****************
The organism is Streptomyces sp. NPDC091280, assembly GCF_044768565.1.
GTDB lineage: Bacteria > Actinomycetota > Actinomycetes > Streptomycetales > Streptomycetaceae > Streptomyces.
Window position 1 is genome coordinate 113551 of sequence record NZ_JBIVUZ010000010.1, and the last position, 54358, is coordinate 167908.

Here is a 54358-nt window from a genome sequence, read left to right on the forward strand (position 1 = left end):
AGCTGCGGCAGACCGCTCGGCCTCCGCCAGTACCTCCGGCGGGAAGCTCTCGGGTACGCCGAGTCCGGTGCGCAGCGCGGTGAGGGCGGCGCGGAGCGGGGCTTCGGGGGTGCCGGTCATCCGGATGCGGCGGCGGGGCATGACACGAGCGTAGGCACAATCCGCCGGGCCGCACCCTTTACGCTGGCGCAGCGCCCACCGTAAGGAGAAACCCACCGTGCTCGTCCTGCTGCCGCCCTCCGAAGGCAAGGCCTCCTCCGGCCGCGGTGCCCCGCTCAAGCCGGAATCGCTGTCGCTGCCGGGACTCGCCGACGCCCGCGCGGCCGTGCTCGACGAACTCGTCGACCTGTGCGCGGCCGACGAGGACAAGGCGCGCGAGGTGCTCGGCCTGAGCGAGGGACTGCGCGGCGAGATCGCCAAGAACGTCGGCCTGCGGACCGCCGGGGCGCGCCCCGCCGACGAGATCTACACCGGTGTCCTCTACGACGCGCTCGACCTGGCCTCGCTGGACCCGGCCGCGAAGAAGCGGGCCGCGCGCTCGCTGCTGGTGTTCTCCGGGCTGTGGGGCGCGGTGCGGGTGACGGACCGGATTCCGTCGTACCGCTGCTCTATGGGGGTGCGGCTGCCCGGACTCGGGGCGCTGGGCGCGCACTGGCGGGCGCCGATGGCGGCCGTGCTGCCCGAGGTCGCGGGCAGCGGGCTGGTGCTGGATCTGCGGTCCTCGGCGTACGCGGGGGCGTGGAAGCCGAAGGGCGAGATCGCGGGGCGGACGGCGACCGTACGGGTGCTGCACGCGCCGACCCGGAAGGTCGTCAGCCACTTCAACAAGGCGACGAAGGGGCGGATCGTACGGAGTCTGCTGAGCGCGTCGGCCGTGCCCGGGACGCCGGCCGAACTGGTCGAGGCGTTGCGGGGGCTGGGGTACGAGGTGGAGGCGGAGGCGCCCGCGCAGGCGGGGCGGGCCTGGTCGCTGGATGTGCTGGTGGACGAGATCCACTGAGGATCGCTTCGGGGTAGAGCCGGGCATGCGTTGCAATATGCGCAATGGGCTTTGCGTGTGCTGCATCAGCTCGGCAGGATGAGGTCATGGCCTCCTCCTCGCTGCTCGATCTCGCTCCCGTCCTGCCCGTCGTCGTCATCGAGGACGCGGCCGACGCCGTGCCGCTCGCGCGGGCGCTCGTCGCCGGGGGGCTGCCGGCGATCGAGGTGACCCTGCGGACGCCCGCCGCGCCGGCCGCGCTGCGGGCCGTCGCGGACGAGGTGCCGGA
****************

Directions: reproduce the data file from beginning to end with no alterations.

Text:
The organism is Streptomyces sp. NPDC091280, assembly GCF_044768565.1.
GTDB lineage: Bacteria > Actinomycetota > Actinomycetes > Streptomycetales > Streptomycetaceae > Streptomyces.
Window position 1 is genome coordinate 113551 of sequence record NZ_JBIVUZ010000010.1, and the last position, 54358, is coordinate 167908.

Here is a 54358-nt window from a genome sequence, read left to right on the forward strand (position 1 = left end):
AGCTGCGGCAGACCGCTCGGCCTCCGCCAGTACCTCCGGCGGGAAGCTCTCGGGTACGCCGAGTCCGGTGCGCAGCGCGGTGAGGGCGGCGCGGAGCGGGGCTTCGGGGGTGCCGGTCATCCGGATGCGGCGGCGGGGCATGACACGAGCGTAGGCACAATCCGCCGGGCCGCACCCTTTACGCTGGCGCAGCGCCCACCGTAAGGAGAAACCCACCGTGCTCGTCCTGCTGCCGCCCTCCGAAGGCAAGGCCTCCTCCGGCCGCGGTGCCCCGCTCAAGCCGGAATCGCTGTCGCTGCCGGGACTCGCCGACGCCCGCGCGGCCGTGCTCGACGAACTCGTCGACCTGTGCGCGGCCGACGAGGACAAGGCGCGCGAGGTGCTCGGCCTGAGCGAGGGACTGCGCGGCGAGATCGCCAAGAACGTCGGCCTGCGGACCGCCGGGGCGCGCCCCGCCGACGAGATCTACACCGGTGTCCTCTACGACGCGCTCGACCTGGCCTCGCTGGACCCGGCCGCGAAGAAGCGGGCCGCGCGCTCGCTGCTGGTGTTCTCCGGGCTGTGGGGCGCGGTGCGGGTGACGGACCGGATTCCGTCGTACCGCTGCTCTATGGGGGTGCGGCTGCCCGGACTCGGGGCGCTGGGCGCGCACTGGCGGGCGCCGATGGCGGCCGTGCTGCCCGAGGTCGCGGGCAGCGGGCTGGTGCTGGATCTGCGGTCCTCGGCGTACGCGGGGGCGTGGAAGCCGAAGGGCGAGATCGCGGGGCGGACGGCGACCGTACGGGTGCTGCACGCGCCGACCCGGAAGGTCGTCAGCCACTTCAACAAGGCGACGAAGGGGCGGATCGTACGGAGTCTGCTGAGCGCGTCGGCCGTGCCCGGGACGCCGGCCGAACTGGTCGAGGCGTTGCGGGGGCTGGGGTACGAGGTGGAGGCGGAGGCGCCCGCGCAGGCGGGGCGGGCCTGGTCGCTGGATGTGCTGGTGGACGAGATCCACTGAGGATCGCTTCGGGGTAGAGCCGGGCATGCGTTGCAATATGCGCAATGGGCTTTGCGTGTGCTGCATCAGCTCGGCAGGATGAGGTCATGGCCTCCTCCTCGCTGCTCGATCTCGCTCCCGTCCTGCCCGTCGTCGTCATCGAGGACGCGGCCGACGCCGTGCCGCTCGCGCGGGCGCTCGTCGCCGGGGGGCTGCCGGCGATCGAGGTGACCCTGCGGACGCCCGCCGCGCCGGCCGCGCTGCGGGCCGTCGCGGACGAGGTGCCGGA